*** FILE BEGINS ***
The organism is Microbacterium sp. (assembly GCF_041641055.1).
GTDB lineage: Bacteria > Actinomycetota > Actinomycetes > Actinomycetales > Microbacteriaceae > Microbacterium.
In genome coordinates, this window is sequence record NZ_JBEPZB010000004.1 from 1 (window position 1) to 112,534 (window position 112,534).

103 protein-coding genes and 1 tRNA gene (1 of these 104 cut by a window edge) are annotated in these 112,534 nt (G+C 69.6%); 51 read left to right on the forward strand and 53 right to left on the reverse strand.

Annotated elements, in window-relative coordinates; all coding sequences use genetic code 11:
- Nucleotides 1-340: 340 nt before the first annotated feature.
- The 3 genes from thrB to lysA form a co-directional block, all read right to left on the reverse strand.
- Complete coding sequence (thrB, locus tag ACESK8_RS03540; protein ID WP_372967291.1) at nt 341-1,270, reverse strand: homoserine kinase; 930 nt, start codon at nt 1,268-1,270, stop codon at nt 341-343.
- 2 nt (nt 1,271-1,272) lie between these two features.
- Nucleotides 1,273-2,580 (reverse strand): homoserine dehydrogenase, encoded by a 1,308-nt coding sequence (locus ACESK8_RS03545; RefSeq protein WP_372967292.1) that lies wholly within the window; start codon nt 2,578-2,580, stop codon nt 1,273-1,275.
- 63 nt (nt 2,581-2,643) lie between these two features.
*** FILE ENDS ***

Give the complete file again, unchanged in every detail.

The organism is Microbacterium sp. (assembly GCF_041641055.1).
GTDB lineage: Bacteria > Actinomycetota > Actinomycetes > Actinomycetales > Microbacteriaceae > Microbacterium.
In genome coordinates, this window is sequence record NZ_JBEPZB010000004.1 from 1 (window position 1) to 112,534 (window position 112,534).

103 protein-coding genes and 1 tRNA gene (1 of these 104 cut by a window edge) are annotated in these 112,534 nt (G+C 69.6%); 51 read left to right on the forward strand and 53 right to left on the reverse strand.

Annotated elements, in window-relative coordinates; all coding sequences use genetic code 11:
- Nucleotides 1-340: 340 nt before the first annotated feature.
- The 3 genes from thrB to lysA form a co-directional block, all read right to left on the reverse strand.
- Complete coding sequence (thrB, locus tag ACESK8_RS03540; protein ID WP_372967291.1) at nt 341-1,270, reverse strand: homoserine kinase; 930 nt, start codon at nt 1,268-1,270, stop codon at nt 341-343.
- 2 nt (nt 1,271-1,272) lie between these two features.
- Nucleotides 1,273-2,580 (reverse strand): homoserine dehydrogenase, encoded by a 1,308-nt coding sequence (locus ACESK8_RS03545; RefSeq protein WP_372967292.1) that lies wholly within the window; start codon nt 2,578-2,580, stop codon nt 1,273-1,275.
- 63 nt (nt 2,581-2,643) lie between these two features.